Beyond Bulls & Bears


US Equities: Policy Smoke or Solid Pillars?

With US equities charging to new heights, some market observers are questioning whether the market is climbing a “wall of worry” based in part on policy promises that haven’t yet been delivered. Grant Bowers, vice president, research analyst and portfolio manager, Franklin Equity Group, weighs in on whether the state of the US economy can support further market gains, and whether US stocks may be getting a bit pricey. He says the two “pillars” of the US economy—consumers and corporates—still look solid.

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We view current US economic fundamentals as strong, and characteristic of an economy that is still in a mid-cycle phase. Economic activity is picking up but inflation remains benign. Meanwhile, credit growth is strong, corporate profitability has been healthy and interest rates remain historically low and accommodative. Typically, this phase of the economic cycle creates a good backdrop for equities.

Much of the immediate post-presidential election optimism in the United States focused on the potential for pro-business policy proposals, including lower taxes and less regulation. Recently, investors have expressed some uncertainty surrounding the implementation of such policies, and have also been focused on politics abroad.

From an investment standpoint, we are hopeful for potentially positive changes to come, but prefer to focus on specific company fundamentals, the core economic backdrop, and bigger-picture secular growth trends.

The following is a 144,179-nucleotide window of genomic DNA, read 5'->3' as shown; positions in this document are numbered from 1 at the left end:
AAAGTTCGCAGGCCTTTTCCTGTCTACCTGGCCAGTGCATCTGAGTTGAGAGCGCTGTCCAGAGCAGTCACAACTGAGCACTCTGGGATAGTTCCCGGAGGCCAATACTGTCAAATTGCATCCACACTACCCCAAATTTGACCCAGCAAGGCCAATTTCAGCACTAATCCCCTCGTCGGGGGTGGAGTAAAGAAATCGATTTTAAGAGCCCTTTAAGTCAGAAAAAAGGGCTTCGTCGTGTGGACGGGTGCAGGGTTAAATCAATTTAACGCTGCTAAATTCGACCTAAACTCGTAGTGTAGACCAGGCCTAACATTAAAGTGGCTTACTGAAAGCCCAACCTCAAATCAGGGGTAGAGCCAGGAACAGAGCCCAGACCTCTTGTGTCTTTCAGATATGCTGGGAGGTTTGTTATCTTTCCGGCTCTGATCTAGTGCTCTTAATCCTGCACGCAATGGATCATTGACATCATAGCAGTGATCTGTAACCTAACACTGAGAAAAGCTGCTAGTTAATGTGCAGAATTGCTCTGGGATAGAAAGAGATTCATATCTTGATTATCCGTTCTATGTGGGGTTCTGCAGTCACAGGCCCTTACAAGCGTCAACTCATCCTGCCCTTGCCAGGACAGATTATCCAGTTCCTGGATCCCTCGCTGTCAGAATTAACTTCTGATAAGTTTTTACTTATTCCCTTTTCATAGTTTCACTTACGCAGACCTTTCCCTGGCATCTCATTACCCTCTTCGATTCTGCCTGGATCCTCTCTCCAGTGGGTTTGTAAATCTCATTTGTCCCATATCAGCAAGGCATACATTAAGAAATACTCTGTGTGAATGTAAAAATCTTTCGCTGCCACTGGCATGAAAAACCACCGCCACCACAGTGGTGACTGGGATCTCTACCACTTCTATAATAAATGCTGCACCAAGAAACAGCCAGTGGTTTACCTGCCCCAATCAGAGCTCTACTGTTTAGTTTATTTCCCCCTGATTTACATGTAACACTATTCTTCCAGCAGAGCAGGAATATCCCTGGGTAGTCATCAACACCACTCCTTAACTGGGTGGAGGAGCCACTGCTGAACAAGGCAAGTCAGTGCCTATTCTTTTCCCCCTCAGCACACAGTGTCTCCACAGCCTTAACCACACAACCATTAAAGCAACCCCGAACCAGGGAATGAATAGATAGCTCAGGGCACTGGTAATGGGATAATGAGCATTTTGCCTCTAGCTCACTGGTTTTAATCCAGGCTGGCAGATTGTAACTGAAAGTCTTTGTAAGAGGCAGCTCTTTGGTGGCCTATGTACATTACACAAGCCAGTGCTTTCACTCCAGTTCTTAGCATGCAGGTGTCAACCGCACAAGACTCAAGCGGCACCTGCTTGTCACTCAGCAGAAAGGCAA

Two Solid Pillars: Consumers and Corporates

What we see as the two main “pillars” of the US economy—consumers and corporates—still look solid to us and supportive of the market longer term.

On the consumer side, we’ve seen a few signs of softening data in recent weeks, namely in the area of retail sales. However, the overall leading indicators of consumer health remain strong and at high levels.

In March, consumer confidence reached its highest level since December 2000.1 The housing market has been improving, job growth remains strong, the unemployment rate continues to be very low and we are starting to see improved wage growth in many areas. Two of the biggest areas of job growth recently are manufacturing and construction, which had lagged since the 2007-2009 financial crisis.

In our view, the US consumer is healthy and should continue to be a driver of the economy going forward.

Turning to corporate America, we are just entering the first-quarter earnings season in the United States. Earnings results should provide evidence as to whether the post-election optimism of late last year has translated into tangible fundamental improvement this year.